Your sexual adjustment has presented some problems for you. While you have some personality weaknesses, you are generally able to compensate for them. You have a great deal of unused capacity which you have not turned to your advantage. You have a tendency to be critical of yourself.  You have a strong need for other people to like you and for them to admire you.

IL Papa Pavlos (2013) Synthronon

Interestingly enough, the statements in this stock spiel were first used in 1943 by Bertram Forer (1948) in a classroom demonstration of personal validation. He obtained most of them from a newsstand astrology book. Forer’s students, who thought the sketch was uniquely intended for them as a result of a personality test, gave the sketch an average rating of 4.26 on a scale of O (poor) to 5 (perfect). As many as 16 our of his 39 students (41 percent) rated it as a perfect fit to their personality. Only five gave it a rating below 4 (the worst being a rating of 2, meaning “average”). Almost 30 years later students give the same sketch an almost identical rating as a unique description of themselves.



Geronda Ephraim and Geronda Nektarios

The acceptability of the stock spiel depends upon the method and circumstances of its delivery. As we shall later see, laboratory studies have isolated many of the factors that contribute to persuading clients that the sketch is a unique description of themselves. A great deal of the success of the spiel depends upon “setting the stage.”  The reader tries to persuade the client that the sketch is tailored especially for him or her. The reader also creates the impression that it is based on a reliable and proven assessment procedure. The way the sketch is delivered and dramatized also helps. And many of the rules that I give for the cold reading also apply to the delivery of the stock spiel.

The stock spiel, when properly delivered, can be quite effective. In fact, with the right combination of circumstances the stock spiel is often accepted as a perfect and unique description by the client. But, in general, one can achieve even greater success as a character analyst if one uses the more flexible technique of the cold reader. In this method one plays a sort of detective role in which one takes on the role of a Sherlock Holmes. (See the “Case of the Cardboard Box” for an excellent example of cold reading.)  One observes the jewelry, prices the clothing, evaluates the speech mannerisms, and studies the reactions of the subject. Then whatever information these observations provide is pieced together into a character reading which is aimed more specifically at the particular client.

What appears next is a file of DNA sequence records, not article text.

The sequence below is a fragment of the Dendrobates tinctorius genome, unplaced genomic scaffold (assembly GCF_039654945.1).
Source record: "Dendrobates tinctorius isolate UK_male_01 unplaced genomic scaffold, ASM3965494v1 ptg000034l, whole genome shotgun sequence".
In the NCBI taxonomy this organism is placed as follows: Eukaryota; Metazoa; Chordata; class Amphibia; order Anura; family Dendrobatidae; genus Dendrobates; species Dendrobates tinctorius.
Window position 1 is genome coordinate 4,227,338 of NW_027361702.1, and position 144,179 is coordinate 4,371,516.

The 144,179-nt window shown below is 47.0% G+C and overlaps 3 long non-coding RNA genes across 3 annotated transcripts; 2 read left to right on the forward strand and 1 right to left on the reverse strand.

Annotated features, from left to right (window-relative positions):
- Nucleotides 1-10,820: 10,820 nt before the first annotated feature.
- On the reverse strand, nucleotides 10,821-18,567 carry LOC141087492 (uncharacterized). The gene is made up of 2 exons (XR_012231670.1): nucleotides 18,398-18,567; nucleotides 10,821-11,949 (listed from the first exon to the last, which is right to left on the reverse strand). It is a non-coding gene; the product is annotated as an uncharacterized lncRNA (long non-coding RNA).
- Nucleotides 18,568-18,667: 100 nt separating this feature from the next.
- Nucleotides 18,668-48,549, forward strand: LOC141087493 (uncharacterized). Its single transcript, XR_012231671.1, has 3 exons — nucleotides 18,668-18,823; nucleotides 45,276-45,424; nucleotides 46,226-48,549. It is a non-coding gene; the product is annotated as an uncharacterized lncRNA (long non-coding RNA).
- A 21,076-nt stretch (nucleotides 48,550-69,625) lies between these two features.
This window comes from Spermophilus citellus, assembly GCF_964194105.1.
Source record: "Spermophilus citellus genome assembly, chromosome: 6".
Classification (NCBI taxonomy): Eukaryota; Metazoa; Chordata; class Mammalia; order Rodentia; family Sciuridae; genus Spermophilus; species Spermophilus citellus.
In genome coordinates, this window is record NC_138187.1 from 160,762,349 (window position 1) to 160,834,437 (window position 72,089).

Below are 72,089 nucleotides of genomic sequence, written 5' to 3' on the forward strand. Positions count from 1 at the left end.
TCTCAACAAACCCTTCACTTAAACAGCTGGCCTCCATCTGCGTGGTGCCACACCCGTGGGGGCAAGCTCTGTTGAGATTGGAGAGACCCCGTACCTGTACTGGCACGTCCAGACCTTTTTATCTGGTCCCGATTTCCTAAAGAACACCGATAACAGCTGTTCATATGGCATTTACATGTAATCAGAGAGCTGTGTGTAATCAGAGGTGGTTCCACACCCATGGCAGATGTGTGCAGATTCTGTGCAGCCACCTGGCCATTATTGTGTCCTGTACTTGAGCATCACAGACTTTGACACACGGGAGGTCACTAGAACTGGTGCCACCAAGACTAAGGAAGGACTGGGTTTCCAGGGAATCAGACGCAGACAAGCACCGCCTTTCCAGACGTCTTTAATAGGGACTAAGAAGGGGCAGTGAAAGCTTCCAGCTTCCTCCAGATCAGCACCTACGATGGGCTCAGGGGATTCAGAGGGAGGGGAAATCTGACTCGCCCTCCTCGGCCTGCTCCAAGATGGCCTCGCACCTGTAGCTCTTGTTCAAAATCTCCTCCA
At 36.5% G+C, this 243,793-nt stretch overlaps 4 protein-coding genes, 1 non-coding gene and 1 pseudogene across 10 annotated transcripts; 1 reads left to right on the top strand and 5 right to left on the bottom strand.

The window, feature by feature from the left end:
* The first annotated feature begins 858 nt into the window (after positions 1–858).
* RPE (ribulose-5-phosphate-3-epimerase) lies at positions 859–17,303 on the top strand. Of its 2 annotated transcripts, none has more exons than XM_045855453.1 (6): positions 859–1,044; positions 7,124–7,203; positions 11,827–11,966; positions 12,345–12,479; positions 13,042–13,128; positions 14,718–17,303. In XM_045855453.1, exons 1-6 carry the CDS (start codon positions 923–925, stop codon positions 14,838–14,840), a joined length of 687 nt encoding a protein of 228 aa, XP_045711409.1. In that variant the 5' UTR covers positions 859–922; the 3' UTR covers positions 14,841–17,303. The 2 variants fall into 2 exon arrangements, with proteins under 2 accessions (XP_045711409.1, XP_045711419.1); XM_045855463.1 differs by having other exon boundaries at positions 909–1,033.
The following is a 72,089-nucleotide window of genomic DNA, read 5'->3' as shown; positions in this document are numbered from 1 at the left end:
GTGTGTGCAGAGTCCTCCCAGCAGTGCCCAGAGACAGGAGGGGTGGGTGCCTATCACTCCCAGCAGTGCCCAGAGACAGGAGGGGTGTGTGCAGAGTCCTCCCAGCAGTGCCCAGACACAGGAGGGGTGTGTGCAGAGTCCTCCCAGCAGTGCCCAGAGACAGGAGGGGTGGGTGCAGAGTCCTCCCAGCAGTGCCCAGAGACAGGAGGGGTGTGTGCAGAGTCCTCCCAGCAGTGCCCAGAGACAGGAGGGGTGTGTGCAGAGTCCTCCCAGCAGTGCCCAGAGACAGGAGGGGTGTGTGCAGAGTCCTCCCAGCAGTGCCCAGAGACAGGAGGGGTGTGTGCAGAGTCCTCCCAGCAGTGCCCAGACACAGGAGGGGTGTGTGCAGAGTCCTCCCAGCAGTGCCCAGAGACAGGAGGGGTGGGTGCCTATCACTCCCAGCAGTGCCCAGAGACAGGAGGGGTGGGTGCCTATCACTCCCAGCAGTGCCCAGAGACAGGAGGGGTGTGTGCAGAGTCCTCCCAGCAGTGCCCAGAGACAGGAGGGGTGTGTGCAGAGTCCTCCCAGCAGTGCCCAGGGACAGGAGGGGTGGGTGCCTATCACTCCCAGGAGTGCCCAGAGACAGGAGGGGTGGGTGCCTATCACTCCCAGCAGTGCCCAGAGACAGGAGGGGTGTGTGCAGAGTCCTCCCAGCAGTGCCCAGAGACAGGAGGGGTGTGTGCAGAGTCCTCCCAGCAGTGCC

A good illustration of the cold reader in action occurs in a story told by the well-known magician John Mulholland. The incident took place in the 1930s. A young lady in her late twenties or early thirties visited a character reader. She was wearing expensive jewelry, a wedding band, and a black dress of cheap material. The observant reader noted that she was wearing shoes which were currently being advertised for people with foot trouble. (Pause at this point and imagine that you are the reader; see what you would make of these clues.)

By means of just these observations the reader proceeded to amaze his client with his insights. He assumed that this client came to see him, as did most of his female customers, because of a love or financial problem. The black dress and the wedding band led him to reason that her husband had died recently. The expensive jewelry suggested that she had been financially comfortable during marriage, but the cheap dress indicated that her husband’s death had left her penniless. The therapeutic shoes signified that she was now standing on her feet more than she was used to, implying that she was working to support herself since her husband’s death.

The reader’s shrewdness led him to the following conclusion, which turned out to be correct: The lady had met a man who had proposed to her. She wanted to marry the man to end her economic hardship. But she felt guilty about marrying so soon after her husband’s death. The reader told her what she had come to hear–  that it was all right to marry without further delay.


 NOTE: The remainder of the 15 page article can be read here:

Filotheou Monastery Fruit Harvest

Astrology Debunked (Georges Charpak, 2004)